Notebook, 1993-



Shape . . . . Act of Making . . . . To Fit . . . . Adapt . . . . Contrive . . . . Style . . . . To give shape or form to . . . . Mode of action or operation . . . . Manner . . . . Method . . . . Custom, usage, or style . . . . Fashion is the general term and applies to any way of dressing, behaving, writing, or performing that is favored at any one time or place [the current fashion].

The Columbia Encyclopedia
Fashion, in dress, [is]the prevailing mode affecting modifications in costume. Styles in Asia have been characterized by freedom from change, and Greek and Roman dress preserved the same flowing lines for centuries. Fashion in dress and interior decoration may be said to have originated in Europe about the 14th cent. New styles were set by monarchs and prominent personages and were spread by travelers, by descriptions in letters, and, in costume, by the exchange of the fashion doll. The first fashion magazine is thought to have originated c.1586 in Frankfurt, Germany; it was widely imitated, gradually superseding fashion dolls. Godey's Lady's Book, established in the United States in 1830, remained popular for decades. In interior decoration the influence of designers, such as Chippendale, Sheraton, and Robert and James Adam, was apparent in the 18th cent., but in costume the only influential designer at that period was Rose Bertin, milliner and dressmaker to Marie Antoinette. In Paris - the leading arbiter of fashion since the Renaissance - the fading influence of celebrities was coincident with the rise of designer-dressmakers in the mid-19th cent. Paris haute couture has remained preeminent in setting fashions for women's dress. Designers such as Charles Frederick Worth, Gabrielle Chanel, Lucien Lelong, Elsa Schiaparelli, Cristobal Balenciaga, Christian Dior, and Yves Saint-Laurent have had fashion houses in Paris. In recent years such American designers as Norman Norell, Mainbocher, James Galanos, Bill Blass, and Pauline Trigère have competed successfully with Parisian designers. London, in the early 19th cent., became the center for men's fashions under the leadership of Regency dandies such as Beau Brummell. In the mid-1960s, London was again for a time the center of fashion influence. Fashions are adapted for mass production by the garment industries of New York, Los Angeles, and other cities. The 1970s and 80s saw the beginning of more divergent trends in fashion. This was the result of the increasing popularity of ready-to-wear collections by major designers, which made fashionable label-conscious dressing possible for the middle class. Designers began to license their names and put their marks on objects ranging from clothes to cars to perfumes. Ethnic-inspired looks and the punk style enjoyed a period of popularity. The look of luxuriance that emerged in the 1980s is being countered in the 1990s with the production of classic understated clothes.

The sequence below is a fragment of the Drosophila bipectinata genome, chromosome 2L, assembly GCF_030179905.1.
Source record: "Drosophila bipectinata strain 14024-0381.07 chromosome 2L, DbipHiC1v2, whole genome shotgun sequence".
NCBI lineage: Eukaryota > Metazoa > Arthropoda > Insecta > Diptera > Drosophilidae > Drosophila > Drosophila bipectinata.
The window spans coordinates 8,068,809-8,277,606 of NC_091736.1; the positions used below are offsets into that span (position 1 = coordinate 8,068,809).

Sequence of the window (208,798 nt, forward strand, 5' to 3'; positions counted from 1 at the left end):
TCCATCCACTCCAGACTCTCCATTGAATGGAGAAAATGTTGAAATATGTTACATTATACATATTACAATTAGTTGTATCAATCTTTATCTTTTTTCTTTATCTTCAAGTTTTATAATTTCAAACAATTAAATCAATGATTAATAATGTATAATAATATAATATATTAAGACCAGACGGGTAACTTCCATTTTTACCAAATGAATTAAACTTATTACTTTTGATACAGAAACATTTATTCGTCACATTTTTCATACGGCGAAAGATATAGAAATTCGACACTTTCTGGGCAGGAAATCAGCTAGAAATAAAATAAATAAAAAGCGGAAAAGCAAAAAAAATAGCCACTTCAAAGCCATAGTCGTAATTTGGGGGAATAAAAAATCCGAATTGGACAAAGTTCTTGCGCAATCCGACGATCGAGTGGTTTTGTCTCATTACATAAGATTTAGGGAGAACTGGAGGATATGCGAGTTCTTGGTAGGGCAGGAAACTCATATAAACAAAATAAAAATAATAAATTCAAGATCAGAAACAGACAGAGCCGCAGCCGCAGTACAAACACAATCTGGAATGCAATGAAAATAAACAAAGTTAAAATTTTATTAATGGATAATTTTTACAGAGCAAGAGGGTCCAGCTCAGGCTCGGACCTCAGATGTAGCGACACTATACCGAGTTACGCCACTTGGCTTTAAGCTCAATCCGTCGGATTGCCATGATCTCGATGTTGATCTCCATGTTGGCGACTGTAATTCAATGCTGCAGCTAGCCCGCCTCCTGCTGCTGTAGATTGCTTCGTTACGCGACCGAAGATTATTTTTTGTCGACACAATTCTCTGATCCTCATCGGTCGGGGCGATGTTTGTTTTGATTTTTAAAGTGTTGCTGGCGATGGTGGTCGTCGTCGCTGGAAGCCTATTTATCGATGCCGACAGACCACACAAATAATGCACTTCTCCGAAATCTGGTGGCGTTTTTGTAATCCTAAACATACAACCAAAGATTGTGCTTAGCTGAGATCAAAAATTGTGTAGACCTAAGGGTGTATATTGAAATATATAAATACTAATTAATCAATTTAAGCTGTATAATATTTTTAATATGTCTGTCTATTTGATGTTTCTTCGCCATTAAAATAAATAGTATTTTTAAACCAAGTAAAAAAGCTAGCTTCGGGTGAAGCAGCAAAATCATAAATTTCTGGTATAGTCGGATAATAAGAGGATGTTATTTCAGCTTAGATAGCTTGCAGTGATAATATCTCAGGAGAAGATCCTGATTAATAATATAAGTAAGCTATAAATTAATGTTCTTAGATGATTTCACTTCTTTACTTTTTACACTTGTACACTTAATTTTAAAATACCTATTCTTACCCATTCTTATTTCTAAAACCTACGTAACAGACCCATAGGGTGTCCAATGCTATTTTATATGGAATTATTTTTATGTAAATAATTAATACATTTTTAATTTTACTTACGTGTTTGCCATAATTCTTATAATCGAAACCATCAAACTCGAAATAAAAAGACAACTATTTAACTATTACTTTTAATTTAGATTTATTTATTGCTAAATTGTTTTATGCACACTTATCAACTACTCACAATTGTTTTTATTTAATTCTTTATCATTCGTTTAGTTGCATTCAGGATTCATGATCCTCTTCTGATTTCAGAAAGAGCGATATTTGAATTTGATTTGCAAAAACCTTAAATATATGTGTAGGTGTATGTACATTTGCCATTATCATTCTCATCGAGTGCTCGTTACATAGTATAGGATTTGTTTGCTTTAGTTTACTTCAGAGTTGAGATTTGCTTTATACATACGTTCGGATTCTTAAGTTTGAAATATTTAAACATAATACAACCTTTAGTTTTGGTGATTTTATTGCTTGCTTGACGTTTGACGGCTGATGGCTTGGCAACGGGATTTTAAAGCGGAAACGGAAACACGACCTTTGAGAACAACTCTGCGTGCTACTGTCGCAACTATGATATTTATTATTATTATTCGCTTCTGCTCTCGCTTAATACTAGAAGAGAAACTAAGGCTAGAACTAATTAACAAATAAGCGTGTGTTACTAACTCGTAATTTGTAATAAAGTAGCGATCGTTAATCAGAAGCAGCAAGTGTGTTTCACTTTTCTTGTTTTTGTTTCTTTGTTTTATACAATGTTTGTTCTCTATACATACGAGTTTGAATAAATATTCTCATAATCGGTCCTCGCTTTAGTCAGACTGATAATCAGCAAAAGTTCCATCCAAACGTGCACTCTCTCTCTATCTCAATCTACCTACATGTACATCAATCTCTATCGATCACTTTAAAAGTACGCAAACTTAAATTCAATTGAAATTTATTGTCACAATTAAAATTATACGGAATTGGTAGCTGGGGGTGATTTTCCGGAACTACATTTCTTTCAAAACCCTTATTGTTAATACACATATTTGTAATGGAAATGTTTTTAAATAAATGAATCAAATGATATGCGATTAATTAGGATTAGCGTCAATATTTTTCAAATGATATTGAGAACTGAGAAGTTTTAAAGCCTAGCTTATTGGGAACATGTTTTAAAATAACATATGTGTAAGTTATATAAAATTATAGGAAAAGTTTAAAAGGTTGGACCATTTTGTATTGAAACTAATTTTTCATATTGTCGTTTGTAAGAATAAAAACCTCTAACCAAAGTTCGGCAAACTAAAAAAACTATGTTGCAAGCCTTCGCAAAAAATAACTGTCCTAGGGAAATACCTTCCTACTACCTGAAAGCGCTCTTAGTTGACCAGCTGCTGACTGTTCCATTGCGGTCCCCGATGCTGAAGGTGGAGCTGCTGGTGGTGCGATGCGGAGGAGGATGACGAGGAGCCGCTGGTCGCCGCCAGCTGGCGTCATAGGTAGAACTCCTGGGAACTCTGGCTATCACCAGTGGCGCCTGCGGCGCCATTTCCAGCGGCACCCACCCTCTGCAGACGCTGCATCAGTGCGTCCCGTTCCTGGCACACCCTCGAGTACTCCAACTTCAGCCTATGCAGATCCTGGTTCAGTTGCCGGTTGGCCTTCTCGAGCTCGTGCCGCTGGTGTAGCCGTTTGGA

Bibliography: See F. C. C. Boucher, 20,000 Years of Fashion (tr. 1967); Ruth Lynam, An Illustrated History of the Great Paris Designers and Their Creations (1972); J. Anderson Black and Madge Garland, A History of Fashion (1980); Michael and Airane Batterberry, Fashion: The Mirror of History, (1982); James Laver, Costume and Fashion: A Concise History (1982); Mary Tranquillo, Styles of Fashion (1984).

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Merriam-Webster's Collegiate Dictionary:
n [ME facioun, Fasoun shape, manner, fr. MF Faccedilon, fr. L faction-, factio act of making, faction, fr. facere to make - more at Do] [14c] 1a: the make or form of something b archaic: Kind, Sort 2a: a distinctive or peculiar and often habitual manner or way [he will, after his sour __, tell you -Shak.] b: mode of action or operation [assembled in an orderly __] 3a: a prevailing custom, usage, or style b [1]: the prevailing style [as in dress] during a particular time [2]: a garment in such a style [always wears the latest __s] c: social standing or prominence esp. as signalized by dress or conduct [men and women of __] -after a fashion: in an approximate or rough way [became an artist after a fashion]. -Syn. Fashion, Style, Mode, Vogue, Fad, Rage, Craze mean the usage accepted by those who want to be up-to-date. Fashion is the general term and applies to any way of dressing, behaving, writing, or performing that is favored at any one time or place [the current fashion]. Style often implies a distinctive fashion adopted by people of taste [a media baron used to traveling in style]. Mode suggests the fashion of the moment among those anxious to appear elegant and sophisticated [slim bodies are the mode at this resort]. Vogue stresses the wide acceptance of a fashion [short skirts are back in vogue]. Fad suggests caprice in taking up or in dropping a fashioin [last year's fad is over]. Rage and Craze stress intense enthusiasm in adopting a fad [Cajun food was the rage nearly everywhere for a time] [crossword puzzles once seemed just a passing craze but have lasted]. -Syn see in addition Method.

2 Fashion vt Fashioned; fashioning 1a: to give shape or form to: Mold b: Alter, Transform c: to mold into a particular character by influencing or training d: to make or construct usu. with the use of imagination and ingenuity [__ a lamp from an old churn] 2: Fit, Adapt 3 obs: Contrive - Fashioner

[Merriam-Webster's Collegiate Dictionary, 10th Edition. Springfield, MA, USA: Merriam-Webster, Inc. 1995.]



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